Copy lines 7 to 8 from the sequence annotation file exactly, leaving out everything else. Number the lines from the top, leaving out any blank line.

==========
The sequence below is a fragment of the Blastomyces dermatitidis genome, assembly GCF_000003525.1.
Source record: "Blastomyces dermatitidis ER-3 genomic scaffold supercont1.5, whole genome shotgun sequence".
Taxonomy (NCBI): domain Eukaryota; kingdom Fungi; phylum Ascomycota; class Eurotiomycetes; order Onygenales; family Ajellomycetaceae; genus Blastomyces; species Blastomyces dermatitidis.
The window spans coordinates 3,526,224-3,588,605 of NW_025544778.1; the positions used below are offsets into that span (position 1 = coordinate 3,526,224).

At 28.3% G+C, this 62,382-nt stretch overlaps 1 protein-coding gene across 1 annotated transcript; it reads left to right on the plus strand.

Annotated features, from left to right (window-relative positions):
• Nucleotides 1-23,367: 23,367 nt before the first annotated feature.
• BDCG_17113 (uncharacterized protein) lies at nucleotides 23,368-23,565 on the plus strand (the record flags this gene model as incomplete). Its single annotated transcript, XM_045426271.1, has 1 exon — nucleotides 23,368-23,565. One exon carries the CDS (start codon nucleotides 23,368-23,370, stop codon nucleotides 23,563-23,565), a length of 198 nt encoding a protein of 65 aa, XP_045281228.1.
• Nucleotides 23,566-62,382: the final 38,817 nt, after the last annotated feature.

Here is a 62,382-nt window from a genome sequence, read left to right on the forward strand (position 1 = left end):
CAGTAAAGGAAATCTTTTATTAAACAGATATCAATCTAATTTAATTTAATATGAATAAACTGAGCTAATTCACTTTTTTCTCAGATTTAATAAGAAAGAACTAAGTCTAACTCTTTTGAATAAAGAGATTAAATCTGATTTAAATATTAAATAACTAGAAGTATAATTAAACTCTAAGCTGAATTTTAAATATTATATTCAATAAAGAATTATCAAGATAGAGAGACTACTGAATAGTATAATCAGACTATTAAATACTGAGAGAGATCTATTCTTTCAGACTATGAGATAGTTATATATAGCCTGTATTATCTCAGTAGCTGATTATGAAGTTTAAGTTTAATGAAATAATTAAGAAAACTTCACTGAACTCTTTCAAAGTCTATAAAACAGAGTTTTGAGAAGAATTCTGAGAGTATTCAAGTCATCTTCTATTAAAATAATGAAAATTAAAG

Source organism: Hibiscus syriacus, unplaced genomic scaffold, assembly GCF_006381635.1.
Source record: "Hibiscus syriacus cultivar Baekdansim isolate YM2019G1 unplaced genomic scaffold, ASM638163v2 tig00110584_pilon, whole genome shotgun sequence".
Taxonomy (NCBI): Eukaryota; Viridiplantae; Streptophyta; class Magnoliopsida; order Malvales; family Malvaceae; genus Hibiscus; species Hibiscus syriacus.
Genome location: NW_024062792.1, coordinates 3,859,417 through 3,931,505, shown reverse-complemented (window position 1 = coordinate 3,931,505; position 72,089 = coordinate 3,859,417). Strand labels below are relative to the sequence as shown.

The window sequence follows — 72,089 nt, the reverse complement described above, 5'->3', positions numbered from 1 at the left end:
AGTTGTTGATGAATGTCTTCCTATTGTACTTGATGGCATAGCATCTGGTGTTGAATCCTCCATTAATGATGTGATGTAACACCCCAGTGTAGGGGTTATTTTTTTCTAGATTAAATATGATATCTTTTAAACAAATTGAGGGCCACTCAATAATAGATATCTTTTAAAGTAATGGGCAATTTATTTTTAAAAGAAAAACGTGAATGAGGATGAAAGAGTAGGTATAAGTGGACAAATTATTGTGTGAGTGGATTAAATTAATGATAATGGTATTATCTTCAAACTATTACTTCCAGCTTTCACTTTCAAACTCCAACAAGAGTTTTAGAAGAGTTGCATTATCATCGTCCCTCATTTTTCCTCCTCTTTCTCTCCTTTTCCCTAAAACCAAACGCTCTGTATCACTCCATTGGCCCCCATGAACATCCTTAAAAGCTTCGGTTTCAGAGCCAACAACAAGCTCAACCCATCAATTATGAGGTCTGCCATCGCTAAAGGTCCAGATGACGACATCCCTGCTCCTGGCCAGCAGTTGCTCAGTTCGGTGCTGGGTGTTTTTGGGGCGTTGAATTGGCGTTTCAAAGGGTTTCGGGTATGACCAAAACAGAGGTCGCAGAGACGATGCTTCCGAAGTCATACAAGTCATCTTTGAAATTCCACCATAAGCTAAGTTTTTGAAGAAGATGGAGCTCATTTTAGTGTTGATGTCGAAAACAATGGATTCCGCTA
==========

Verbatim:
• Nucleotides 1-23,367: 23,367 nt before the first annotated feature.
• BDCG_17113 (uncharacterized protein) lies at nucleotides 23,368-23,565 on the plus strand (the record flags this gene model as incomplete). Its single annotated transcript, XM_045426271.1, has 1 exon — nucleotides 23,368-23,565. One exon carries the CDS (start codon nucleotides 23,368-23,370, stop codon nucleotides 23,563-23,565), a length of 198 nt encoding a protein of 65 aa, XP_045281228.1.